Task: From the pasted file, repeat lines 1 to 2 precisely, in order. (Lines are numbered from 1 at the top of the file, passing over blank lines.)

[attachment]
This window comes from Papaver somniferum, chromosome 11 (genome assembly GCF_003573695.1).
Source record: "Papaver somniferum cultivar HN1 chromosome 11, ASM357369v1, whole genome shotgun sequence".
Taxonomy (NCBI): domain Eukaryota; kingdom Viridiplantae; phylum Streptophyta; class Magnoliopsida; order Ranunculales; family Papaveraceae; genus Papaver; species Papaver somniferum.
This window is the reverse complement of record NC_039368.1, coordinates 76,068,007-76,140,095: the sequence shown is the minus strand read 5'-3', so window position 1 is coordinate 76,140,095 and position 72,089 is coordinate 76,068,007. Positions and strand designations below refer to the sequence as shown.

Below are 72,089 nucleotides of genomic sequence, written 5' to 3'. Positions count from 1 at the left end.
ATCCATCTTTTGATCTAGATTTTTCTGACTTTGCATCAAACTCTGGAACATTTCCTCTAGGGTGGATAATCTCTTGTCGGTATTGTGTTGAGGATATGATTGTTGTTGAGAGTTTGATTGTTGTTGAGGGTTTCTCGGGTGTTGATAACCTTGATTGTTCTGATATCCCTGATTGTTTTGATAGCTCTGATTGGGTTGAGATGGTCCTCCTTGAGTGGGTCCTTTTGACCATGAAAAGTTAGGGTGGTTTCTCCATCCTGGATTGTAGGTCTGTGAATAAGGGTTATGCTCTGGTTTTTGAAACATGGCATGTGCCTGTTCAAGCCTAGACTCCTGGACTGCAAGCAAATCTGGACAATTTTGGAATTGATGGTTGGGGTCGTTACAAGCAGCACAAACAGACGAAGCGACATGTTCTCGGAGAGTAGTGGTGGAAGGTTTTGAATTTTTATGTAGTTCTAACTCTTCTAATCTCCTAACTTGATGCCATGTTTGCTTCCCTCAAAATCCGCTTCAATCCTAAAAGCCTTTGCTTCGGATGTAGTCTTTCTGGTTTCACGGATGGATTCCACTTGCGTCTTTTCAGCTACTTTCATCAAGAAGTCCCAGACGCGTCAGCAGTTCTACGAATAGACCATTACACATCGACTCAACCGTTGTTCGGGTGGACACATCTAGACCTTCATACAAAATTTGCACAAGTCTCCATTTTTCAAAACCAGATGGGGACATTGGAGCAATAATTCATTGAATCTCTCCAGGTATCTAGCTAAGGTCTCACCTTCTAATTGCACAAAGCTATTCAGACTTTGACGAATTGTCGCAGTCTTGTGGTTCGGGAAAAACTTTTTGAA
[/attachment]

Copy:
This window comes from Papaver somniferum, chromosome 11 (genome assembly GCF_003573695.1).
Source record: "Papaver somniferum cultivar HN1 chromosome 11, ASM357369v1, whole genome shotgun sequence".